Updated: March 20th, 2022
Proprioception could be the key to keeping you injury-free.

I understand that getting serious about your training can become overwhelming. With each article you read, there is more and more to consider. I mean hey, you want to make sure you’re eating right, hydrating enough to fuel your running. But also there are training implications; remember to stretch, warm up properly, and occupy your mind for the longer stints, let alone getting the right kit for the weather.

But this, today, is a key training principle (I know, a lot of things are key, must knows, and vital to incorporate) and proprioception training is no exception.It is one of the main priorities of elite, and well-seasoned athletes in virtually every sport, yet often ignored when it comes to beginners or recreational runners even those with training planslargely due to the lack of understanding and time, but I’m about to change your whole running game, something you can work on whilst brushing your teeth or waiting for the kettle to boil (or both!)

Happy runner

What is proprioception?

Pronounced pro-pri-o-cep-shun, it is a word that denotes neural transmitters within your body. Your nervous system has pathways to every muscle, tendon, ligament, joint space and even the skin, and it sends information from them to the brain and back again subconsciously.

What does proprioception do?

The neural pathways within your body send messages from the brain can take many different routes to get to where it needs to be – foot, big toe, little finger etc. The more streamlined and direct the message or brain information, then the quicker the message and more likely you are, to be injury-freeespecially regarding joints and ligaments!

Joints and their surrounding support system – ligaments – primarily, are more prone to injuries simply due to poor proprioception. A joint is vulnerable to twisting and excess movement and if you have neglected proprioceptive training, then your body wont be able to respond in time…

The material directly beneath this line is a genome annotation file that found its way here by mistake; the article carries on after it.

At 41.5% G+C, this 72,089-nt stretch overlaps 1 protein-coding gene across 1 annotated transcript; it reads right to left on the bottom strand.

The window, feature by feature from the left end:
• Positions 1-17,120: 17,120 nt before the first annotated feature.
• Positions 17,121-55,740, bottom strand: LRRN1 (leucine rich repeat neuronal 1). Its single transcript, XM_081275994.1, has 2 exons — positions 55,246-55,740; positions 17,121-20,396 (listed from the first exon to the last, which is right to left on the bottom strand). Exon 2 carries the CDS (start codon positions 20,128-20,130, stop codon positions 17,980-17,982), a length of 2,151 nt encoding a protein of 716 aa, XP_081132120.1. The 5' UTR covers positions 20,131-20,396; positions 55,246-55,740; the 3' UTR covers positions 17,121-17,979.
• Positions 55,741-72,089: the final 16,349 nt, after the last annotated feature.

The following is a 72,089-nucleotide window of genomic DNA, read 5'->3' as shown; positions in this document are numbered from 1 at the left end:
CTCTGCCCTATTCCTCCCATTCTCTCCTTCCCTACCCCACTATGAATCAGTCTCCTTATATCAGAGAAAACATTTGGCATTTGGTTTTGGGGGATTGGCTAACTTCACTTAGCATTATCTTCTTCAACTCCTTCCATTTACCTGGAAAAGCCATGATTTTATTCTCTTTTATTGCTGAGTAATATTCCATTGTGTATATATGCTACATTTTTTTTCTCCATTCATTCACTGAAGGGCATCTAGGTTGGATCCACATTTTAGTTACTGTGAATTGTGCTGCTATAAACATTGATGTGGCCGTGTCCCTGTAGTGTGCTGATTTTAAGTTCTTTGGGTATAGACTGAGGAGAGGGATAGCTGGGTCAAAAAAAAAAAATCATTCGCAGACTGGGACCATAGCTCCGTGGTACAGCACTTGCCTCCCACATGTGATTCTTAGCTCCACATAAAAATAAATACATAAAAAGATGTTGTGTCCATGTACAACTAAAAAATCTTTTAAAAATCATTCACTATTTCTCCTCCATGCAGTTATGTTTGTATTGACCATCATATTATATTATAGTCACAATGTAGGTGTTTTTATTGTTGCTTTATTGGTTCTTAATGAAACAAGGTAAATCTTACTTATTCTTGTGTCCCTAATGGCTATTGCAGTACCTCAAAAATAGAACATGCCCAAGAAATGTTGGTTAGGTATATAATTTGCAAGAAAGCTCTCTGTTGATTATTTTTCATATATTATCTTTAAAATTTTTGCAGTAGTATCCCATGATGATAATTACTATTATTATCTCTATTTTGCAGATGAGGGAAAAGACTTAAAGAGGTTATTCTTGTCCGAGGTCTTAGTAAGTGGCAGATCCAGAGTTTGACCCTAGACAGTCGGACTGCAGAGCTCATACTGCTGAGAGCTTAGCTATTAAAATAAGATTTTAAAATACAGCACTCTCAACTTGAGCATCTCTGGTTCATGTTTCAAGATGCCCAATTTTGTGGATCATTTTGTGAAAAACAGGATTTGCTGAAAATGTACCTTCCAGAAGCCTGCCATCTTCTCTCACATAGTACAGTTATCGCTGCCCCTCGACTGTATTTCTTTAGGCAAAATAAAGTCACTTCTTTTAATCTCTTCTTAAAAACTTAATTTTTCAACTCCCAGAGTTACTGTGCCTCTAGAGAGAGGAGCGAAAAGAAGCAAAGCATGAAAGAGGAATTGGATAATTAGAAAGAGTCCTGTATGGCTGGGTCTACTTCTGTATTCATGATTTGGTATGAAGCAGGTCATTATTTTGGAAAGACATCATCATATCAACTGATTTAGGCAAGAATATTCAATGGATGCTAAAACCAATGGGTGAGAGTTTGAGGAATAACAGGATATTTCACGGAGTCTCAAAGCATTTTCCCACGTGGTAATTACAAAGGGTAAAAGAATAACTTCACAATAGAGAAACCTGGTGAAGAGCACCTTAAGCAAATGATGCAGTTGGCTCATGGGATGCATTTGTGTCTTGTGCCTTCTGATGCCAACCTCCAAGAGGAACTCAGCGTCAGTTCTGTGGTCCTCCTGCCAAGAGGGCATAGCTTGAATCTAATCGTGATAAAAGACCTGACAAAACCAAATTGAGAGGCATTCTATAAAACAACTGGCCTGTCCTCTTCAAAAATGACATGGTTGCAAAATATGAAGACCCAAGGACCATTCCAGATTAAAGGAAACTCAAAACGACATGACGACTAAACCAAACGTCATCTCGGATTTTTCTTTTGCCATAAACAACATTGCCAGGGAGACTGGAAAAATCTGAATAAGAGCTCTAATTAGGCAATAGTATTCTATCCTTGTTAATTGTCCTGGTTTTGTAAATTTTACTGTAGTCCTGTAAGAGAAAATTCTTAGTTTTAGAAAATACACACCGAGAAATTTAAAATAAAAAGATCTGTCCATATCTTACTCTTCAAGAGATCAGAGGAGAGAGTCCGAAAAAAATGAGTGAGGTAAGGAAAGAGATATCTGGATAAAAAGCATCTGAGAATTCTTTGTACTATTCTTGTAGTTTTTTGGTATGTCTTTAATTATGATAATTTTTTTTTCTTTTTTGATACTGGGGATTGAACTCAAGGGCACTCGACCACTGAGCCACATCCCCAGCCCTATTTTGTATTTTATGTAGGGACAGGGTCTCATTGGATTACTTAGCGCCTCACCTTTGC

Here’s an example:

The sun’s out, you’re feeling good and running seems easy today. Your amidst beautiful scenery, the trees and flowers are blooming, spring has arrived. You take an off-road path, and with your head held high, you don’t see it coming… the tree root.

Runner stops to hold lower leg, in pain

Of course, caught unawares, your foot lands half on the root… – At that exact moment, your proprioceptors will be alert of the danger underfoot. They send a message to the brain ‘uh oh, sort this out before you roll your ankle’ it says. The brain will scramble to organise what to do next and send messages back down the line to your foot on the tree root, vulnerable and unstable. This can go one of two ways:

  1. The brain takes too long and momentum takes over. Your body weight is not corrected and you end up rolling your ankle (ouchie!).
  2. Your brain organises itself quick as a flash, you subconsciously correct your body position, your ankle snaps back into a stable position and no harm is done, you carry on as if nothing happened.

Essentially, the more you practise and train your proprioceptors, the quicker this response will be.*

Injured runner holding his ankle

Who should be focusing on proprioception?

As I said before, most if not all the pros in every sport will have to work on their proprioceptive capabilities. But how we do it may differ from sport to sport and person to person.